Lack of data leading factor in rising renewable supply chain risks – WTW

Eight in 10 agree that lack of alternative suppliers has impeded their businesses' supply chain resilience

Lack of data leading factor in rising renewable supply chain risks – WTW

Risk Management News

By Kenneth Araullo

The latest report from WTW revealed the most prominent challenges facing the renewable supply chain sector in 2023, as well as key findings regarding the risks involved in renewable energy as more and more companies are getting in line with the net-zero program.

The insurer’s 2023 Renewable Supply Chain Risk Report found that 74% of businesses said that losses related to the supply chain had been higher or much higher than expected over the last two years. As expected, 44% also named the shortage of raw materials as the biggest supply chain factor that will impact businesses in the next two years.

Other findings include:

  • 84% of respondents said that they have made some improvements in their approach to supply chain management as a response to COVID
  • 85% said that a lack of data, knowledge, and understanding were among the factors posing the greatest challenge to addressing risks over the next three to five years
  • 80% agreed that a lack of alternative suppliers impeded their ability to implement an effective dual or multi-source strategy

Risks on the horizon for renewables

The insurer’s supply chain survey also highlighted uncertainty and obstacles on the road to the energy transition. They are as follows:

  • Geopolitical – thought to have the greatest impact on supply chain risks, geopolitical tensions are rated by 57% as medium and 25% as high impact. The ongoing conflict in Ukraine, for instance, has cut off a source of lithium needed for batteries.
  • Critical shortages – the shortage of raw materials topped the list of factors thought to have the greatest impact on renewables in the next two years. Logistics and warehousing shortages as well as component shortages are also rated highly, stressing the dependence of the sector on critical supplies.
  • Cyber – renewable energy sources such as wind turbines and solar farms are often built in remote locations, necessitating the use of centralized computer systems to control remotely, therefore exposing them to cyber risks. Cyber is also named the most profound effector on supply chains, with 39% calling it high-risk to their businesses.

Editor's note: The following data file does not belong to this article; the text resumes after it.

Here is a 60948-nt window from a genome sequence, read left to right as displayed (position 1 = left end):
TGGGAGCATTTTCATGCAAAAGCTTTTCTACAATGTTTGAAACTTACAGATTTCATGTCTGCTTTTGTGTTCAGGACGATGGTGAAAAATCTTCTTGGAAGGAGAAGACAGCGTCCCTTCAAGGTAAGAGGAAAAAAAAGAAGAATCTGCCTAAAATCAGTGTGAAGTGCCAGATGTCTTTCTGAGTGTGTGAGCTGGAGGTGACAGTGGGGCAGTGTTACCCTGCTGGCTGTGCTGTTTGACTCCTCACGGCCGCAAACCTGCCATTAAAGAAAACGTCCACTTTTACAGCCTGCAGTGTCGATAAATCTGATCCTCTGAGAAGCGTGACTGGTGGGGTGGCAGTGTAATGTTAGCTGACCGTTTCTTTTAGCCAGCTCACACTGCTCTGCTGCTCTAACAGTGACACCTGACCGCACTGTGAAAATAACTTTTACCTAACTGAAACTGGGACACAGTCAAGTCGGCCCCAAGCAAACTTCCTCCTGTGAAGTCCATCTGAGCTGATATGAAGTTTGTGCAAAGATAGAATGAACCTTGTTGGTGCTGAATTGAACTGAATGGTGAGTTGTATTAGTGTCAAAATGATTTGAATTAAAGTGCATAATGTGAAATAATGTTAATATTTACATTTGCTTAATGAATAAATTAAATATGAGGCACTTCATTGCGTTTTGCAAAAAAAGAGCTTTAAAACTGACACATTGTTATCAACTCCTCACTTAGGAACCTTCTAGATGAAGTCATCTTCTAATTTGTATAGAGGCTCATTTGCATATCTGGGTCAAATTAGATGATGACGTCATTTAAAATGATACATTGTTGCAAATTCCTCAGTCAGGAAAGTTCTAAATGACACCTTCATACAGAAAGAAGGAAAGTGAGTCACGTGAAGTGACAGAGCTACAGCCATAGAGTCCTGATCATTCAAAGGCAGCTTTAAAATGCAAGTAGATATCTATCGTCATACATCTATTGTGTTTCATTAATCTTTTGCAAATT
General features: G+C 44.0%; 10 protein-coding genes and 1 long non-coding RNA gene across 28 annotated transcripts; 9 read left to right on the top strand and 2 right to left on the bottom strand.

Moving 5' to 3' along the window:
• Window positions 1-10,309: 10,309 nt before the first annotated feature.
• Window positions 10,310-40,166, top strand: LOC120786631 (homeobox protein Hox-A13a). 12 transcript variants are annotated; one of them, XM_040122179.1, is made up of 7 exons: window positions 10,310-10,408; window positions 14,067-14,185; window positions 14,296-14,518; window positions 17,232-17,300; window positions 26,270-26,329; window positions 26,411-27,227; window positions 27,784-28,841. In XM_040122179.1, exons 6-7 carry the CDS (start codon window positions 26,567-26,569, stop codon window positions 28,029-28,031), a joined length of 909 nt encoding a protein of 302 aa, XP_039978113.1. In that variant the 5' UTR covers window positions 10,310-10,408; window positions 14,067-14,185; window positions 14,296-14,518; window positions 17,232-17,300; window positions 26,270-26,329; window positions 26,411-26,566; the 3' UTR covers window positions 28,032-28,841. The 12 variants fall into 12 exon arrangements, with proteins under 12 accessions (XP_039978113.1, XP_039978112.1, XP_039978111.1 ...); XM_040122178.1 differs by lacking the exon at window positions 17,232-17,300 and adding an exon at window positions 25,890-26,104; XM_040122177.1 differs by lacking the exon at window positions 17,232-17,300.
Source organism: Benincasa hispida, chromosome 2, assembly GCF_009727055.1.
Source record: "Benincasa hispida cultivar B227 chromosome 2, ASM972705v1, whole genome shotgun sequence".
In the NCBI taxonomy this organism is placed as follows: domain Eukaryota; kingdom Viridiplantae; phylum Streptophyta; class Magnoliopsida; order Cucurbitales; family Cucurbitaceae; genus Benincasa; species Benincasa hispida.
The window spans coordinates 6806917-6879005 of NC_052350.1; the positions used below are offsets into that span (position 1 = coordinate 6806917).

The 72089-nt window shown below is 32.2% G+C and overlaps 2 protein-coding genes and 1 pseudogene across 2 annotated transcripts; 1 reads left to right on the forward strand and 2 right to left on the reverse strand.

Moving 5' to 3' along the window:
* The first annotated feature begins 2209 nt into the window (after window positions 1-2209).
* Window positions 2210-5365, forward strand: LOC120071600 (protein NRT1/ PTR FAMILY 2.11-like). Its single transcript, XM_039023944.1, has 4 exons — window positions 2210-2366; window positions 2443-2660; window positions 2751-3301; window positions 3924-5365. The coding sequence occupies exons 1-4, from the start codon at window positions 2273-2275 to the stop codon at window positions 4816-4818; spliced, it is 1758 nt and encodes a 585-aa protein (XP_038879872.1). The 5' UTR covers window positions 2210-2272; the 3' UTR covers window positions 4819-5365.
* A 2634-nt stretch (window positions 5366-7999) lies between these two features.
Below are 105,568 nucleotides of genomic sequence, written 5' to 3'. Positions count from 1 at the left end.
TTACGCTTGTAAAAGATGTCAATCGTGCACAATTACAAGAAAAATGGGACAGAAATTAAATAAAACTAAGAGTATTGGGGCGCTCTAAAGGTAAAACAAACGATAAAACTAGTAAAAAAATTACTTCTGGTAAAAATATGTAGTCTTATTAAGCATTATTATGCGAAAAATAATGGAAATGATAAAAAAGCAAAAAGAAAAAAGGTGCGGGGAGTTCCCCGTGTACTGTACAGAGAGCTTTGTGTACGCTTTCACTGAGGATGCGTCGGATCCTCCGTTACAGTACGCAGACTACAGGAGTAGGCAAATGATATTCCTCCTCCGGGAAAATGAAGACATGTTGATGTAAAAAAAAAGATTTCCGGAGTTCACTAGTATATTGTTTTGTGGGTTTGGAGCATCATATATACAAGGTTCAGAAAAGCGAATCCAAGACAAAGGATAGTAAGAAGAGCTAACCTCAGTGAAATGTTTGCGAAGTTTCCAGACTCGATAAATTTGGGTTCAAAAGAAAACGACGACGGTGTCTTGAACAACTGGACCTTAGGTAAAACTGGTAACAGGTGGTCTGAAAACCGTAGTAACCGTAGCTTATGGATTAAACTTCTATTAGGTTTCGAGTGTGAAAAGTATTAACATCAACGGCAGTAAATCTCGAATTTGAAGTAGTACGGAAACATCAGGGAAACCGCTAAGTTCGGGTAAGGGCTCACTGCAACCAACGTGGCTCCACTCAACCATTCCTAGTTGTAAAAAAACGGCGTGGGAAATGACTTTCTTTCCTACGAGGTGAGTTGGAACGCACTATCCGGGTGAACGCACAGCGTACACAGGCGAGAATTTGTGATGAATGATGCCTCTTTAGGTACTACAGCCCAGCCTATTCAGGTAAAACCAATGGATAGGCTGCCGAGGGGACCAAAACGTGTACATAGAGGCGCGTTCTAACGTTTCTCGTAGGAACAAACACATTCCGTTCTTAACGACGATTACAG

• Economic – soaring energy prices are impacting suppliers and contractors hard, resulting in heightened risks for manufacturing capacity. The rising cost of materials and labour as well as volatile energy prices can also influence projections of income and growth.
  • Climate change and environment – more than half of respondents said that climate change and environment are among the top trends influencing supply chain resilience. This is primarily driven by concerns about the carbon footprint, made all the more important as the sector is meant to deliver a cleaner future through renewable energy.
  • ESG – 82% of respondents said that ESG is a specific selection criterion when selecting new supply chain vendors. As renewables become a more prevalent energy source, there is more pressure on the industry to source responsibly and sustainably.
  • Workforce – this includes difficulties in attracting and retaining talent in the renewable sector. Currently, the industry faces major workforce challenges as the demand for green jobs is outpacing the availability of qualified workers.
  • Pandemics – while the world at large may have already seen the worst of COVID, risks involving new strains, or an entirely new pandemic are still seen by many to be a top pain point.

“Working more closely with suppliers as partners can help companies understand their supply chains better and address these risks. Diagnostic mapping and monitoring tools and analytics can help to visualize, quantify and assess risks across the chain and in specific locations,” WTW said.

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